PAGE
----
On Thursday morning we went for a walk up a small mountain on the edge of town.  It seems strange to be at 1900m elevation and not be feeling cold, but I guess the latitude may have something to do with it.  We could often see birds of prey soaring around the mts, and of course we imagined them to be condors (as we knew they were in the area), but were disappointed to be told that they were vultures!  Although, after visiting the zoo today, we are somewhat confused, as the birds in the "condor" cage were the vultures that we'd seen!  So I guess we can be glad that we didn't spend our $100 going on a day hike near Samaipata to see the 'condours' because maybe they weren't. We went for the free self guided 'vulture' walk instead...and were much relieved to find that the vultures don't feed on the remains of weary hikers!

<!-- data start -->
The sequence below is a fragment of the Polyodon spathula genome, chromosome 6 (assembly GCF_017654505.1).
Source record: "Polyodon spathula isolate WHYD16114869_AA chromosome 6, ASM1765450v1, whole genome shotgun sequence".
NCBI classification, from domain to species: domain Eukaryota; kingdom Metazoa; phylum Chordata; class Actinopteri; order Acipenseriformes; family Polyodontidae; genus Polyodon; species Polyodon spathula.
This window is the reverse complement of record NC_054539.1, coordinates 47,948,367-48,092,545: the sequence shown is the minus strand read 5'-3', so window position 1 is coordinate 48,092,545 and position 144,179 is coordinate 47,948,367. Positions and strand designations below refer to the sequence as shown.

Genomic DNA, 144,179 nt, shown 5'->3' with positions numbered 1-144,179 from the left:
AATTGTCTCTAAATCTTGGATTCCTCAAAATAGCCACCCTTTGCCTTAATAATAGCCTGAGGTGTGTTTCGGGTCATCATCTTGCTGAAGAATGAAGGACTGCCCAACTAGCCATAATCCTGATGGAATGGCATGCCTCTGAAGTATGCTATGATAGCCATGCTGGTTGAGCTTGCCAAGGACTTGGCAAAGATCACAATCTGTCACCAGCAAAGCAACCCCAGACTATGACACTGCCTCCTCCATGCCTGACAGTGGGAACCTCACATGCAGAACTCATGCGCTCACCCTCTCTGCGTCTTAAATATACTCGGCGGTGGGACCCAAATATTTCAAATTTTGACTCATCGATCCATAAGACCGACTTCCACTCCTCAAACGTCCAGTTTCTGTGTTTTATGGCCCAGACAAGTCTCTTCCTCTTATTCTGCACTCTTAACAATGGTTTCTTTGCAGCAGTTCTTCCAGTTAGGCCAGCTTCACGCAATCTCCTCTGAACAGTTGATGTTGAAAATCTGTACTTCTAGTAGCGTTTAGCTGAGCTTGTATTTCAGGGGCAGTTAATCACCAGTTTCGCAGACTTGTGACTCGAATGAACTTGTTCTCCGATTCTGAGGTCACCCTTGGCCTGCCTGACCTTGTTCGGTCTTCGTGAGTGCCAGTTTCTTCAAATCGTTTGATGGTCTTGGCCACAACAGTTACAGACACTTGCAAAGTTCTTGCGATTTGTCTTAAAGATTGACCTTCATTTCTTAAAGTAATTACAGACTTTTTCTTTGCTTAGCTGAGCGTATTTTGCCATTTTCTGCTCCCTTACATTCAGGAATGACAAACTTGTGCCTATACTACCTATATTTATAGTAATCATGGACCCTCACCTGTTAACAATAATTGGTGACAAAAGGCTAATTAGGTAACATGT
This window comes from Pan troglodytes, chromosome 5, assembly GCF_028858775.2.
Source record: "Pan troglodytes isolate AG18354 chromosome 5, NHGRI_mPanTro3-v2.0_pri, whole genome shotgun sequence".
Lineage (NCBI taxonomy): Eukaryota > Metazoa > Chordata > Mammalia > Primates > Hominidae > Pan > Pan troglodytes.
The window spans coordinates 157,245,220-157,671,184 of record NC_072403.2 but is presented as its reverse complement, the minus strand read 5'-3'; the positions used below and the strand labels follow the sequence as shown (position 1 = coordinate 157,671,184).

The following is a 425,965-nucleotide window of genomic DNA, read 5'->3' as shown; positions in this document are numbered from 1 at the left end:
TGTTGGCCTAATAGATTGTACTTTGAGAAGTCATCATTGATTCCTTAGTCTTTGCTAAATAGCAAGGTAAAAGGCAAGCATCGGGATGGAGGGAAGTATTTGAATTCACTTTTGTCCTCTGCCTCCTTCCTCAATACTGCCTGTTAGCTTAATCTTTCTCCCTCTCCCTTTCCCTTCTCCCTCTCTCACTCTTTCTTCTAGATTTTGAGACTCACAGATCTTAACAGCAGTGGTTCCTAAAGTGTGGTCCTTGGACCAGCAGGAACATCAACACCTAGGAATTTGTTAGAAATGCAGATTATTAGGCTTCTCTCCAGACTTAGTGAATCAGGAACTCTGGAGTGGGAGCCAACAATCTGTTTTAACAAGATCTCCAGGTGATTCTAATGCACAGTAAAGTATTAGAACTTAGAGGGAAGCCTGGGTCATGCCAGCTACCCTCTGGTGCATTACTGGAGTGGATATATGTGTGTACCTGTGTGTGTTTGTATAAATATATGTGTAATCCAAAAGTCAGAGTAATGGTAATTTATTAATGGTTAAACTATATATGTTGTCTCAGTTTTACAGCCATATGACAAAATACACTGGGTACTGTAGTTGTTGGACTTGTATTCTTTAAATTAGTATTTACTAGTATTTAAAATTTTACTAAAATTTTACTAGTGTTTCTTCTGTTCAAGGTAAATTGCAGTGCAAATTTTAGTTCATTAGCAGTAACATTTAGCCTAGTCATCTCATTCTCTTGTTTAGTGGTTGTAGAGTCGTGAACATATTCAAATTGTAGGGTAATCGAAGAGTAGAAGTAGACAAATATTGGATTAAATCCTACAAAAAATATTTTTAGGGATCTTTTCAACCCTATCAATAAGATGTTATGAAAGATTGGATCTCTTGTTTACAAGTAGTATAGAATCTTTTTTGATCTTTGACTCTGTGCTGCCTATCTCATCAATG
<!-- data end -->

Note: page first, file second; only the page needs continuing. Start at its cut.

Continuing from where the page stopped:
In the afternoon we hired a couple of bicycles which was rather an experience.  The bikes looked like quite respectable mountain bikes at first appearance, but Dani's bike didn't have a quick-adjusting mechanism on the seat, and when Dani requested them to adjust the seat 15 minutes of mucking around with different sets of pliers resulted in no success to loosen the completely stripped-out nut that was holding the seat post in place.  (Mmm, now I understand why we use spanners and not pliers to adjust hex nuts!)  We decided to go anyway, and found that the fun had only just begun.  The front gear mechanism was inoperational on both bikes - Dani's was stuck in 2nd, and Michael's was stuck in 1st.  Furthermore the gear change lever on Dani's bike was loose, which meant that the bike was permanently set to top gear unless you kept firm pressure on the lever.  We persisted despite these problems and enjoyed an hour's ride along the road to Cochabamba - one hour was nice, any longer would have been frustrating - we're not too surprised that the word for "maintenance" doesn't appear in our phrase-book!  Welcome back to the joys of a developing country! But then again, i guess you can't expect too much for bike hire when it costs $1.70 per hour!